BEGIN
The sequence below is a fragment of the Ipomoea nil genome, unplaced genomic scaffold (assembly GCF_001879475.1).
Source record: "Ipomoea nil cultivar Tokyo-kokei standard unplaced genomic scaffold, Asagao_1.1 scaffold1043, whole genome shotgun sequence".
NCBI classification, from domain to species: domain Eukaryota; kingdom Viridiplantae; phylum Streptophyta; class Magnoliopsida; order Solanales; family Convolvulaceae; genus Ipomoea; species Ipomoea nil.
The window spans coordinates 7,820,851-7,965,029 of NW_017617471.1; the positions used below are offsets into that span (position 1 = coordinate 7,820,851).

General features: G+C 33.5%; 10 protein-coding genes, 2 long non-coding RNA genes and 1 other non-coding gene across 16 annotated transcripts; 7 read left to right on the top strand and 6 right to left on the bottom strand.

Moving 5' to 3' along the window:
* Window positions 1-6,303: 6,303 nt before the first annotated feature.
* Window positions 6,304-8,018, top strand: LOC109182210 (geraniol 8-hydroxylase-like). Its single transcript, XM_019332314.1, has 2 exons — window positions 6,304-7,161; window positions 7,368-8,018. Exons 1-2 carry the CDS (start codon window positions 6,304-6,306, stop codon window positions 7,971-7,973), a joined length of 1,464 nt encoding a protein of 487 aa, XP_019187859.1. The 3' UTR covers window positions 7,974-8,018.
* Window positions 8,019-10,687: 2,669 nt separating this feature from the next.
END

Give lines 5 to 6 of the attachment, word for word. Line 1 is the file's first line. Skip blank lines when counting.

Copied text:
General features: G+C 33.5%; 10 protein-coding genes, 2 long non-coding RNA genes and 1 other non-coding gene across 16 annotated transcripts; 7 read left to right on the top strand and 6 right to left on the bottom strand.

Moving 5' to 3' along the window: